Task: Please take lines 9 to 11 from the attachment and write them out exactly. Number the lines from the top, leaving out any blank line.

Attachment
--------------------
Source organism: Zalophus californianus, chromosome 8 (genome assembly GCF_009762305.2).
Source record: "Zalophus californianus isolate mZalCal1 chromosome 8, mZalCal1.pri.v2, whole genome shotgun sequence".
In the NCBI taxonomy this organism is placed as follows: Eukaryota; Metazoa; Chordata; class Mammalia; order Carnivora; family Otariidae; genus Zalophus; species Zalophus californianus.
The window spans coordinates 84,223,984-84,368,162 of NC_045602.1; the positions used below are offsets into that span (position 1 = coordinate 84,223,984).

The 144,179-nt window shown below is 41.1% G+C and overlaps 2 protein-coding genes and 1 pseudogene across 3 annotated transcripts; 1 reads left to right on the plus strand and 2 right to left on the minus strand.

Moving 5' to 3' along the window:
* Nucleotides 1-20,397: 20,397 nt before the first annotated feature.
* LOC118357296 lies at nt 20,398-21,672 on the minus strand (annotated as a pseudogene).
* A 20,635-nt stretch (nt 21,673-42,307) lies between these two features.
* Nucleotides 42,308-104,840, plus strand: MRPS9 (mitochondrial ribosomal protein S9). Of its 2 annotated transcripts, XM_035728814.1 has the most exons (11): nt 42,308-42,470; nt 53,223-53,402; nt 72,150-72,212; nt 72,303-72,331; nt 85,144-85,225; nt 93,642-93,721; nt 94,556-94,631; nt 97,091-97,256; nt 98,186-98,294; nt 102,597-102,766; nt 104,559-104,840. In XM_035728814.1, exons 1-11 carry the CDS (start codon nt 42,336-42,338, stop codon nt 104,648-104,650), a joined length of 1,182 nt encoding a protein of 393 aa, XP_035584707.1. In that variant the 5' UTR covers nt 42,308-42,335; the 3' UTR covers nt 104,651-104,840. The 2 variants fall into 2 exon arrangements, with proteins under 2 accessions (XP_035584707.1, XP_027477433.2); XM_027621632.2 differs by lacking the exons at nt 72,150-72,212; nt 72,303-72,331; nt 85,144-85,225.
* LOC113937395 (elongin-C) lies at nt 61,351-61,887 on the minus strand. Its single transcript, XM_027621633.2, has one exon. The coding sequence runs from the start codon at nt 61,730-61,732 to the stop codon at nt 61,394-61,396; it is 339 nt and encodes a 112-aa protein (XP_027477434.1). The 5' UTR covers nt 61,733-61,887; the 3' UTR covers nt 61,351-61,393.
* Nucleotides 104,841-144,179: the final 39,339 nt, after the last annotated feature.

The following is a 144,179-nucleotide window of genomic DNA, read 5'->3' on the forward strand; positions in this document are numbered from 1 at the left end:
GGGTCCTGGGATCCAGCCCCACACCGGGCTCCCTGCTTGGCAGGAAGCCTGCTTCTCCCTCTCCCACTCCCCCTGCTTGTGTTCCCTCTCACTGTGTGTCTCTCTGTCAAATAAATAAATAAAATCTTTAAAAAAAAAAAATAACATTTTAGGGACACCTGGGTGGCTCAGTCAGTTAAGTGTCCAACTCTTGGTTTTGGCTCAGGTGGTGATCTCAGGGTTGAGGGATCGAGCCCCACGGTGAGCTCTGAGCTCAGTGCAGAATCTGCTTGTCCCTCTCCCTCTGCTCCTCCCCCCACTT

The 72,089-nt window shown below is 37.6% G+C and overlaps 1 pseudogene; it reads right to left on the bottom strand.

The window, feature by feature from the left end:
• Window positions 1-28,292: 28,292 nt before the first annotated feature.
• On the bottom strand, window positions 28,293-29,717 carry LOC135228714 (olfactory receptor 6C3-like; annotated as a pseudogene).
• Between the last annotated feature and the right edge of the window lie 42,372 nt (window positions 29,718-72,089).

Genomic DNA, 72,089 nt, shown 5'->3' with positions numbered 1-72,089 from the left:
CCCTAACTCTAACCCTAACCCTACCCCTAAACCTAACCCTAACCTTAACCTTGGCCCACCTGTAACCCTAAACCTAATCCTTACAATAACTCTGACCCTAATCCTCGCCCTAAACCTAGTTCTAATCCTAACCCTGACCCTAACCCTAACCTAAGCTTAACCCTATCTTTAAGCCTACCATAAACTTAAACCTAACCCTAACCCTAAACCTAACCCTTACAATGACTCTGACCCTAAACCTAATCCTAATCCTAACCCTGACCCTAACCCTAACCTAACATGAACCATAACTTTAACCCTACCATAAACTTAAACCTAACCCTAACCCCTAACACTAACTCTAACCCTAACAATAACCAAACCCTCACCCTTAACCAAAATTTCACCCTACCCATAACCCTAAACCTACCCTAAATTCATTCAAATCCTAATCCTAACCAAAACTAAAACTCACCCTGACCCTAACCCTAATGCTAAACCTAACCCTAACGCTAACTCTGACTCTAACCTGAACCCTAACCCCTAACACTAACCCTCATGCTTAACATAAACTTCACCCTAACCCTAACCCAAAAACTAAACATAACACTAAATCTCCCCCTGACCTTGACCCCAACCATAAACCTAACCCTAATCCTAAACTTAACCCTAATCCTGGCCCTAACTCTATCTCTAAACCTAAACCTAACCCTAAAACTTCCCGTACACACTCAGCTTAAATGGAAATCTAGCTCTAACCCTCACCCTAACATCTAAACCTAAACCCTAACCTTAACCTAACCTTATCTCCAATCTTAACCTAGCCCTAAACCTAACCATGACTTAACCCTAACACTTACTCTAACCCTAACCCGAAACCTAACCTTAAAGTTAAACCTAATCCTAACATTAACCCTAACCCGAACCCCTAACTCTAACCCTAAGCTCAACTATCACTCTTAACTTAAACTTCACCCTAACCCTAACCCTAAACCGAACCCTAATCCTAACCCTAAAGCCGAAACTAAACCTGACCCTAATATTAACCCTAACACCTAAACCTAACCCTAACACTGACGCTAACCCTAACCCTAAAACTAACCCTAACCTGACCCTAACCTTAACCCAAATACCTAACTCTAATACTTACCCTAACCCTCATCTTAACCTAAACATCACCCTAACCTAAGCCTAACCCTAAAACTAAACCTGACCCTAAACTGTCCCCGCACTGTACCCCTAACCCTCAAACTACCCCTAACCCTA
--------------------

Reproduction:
* A 20,635-nt stretch (nt 21,673-42,307) lies between these two features.
* Nucleotides 42,308-104,840, plus strand: MRPS9 (mitochondrial ribosomal protein S9). Of its 2 annotated transcripts, XM_035728814.1 has the most exons (11): nt 42,308-42,470; nt 53,223-53,402; nt 72,150-72,212; nt 72,303-72,331; nt 85,144-85,225; nt 93,642-93,721; nt 94,556-94,631; nt 97,091-97,256; nt 98,186-98,294; nt 102,597-102,766; nt 104,559-104,840. In XM_035728814.1, exons 1-11 carry the CDS (start codon nt 42,336-42,338, stop codon nt 104,648-104,650), a joined length of 1,182 nt encoding a protein of 393 aa, XP_035584707.1. In that variant the 5' UTR covers nt 42,308-42,335; the 3' UTR covers nt 104,651-104,840. The 2 variants fall into 2 exon arrangements, with proteins under 2 accessions (XP_035584707.1, XP_027477433.2); XM_027621632.2 differs by lacking the exons at nt 72,150-72,212; nt 72,303-72,331; nt 85,144-85,225.
* LOC113937395 (elongin-C) lies at nt 61,351-61,887 on the minus strand. Its single transcript, XM_027621633.2, has one exon. The coding sequence runs from the start codon at nt 61,730-61,732 to the stop codon at nt 61,394-61,396; it is 339 nt and encodes a 112-aa protein (XP_027477434.1). The 5' UTR covers nt 61,733-61,887; the 3' UTR covers nt 61,351-61,393.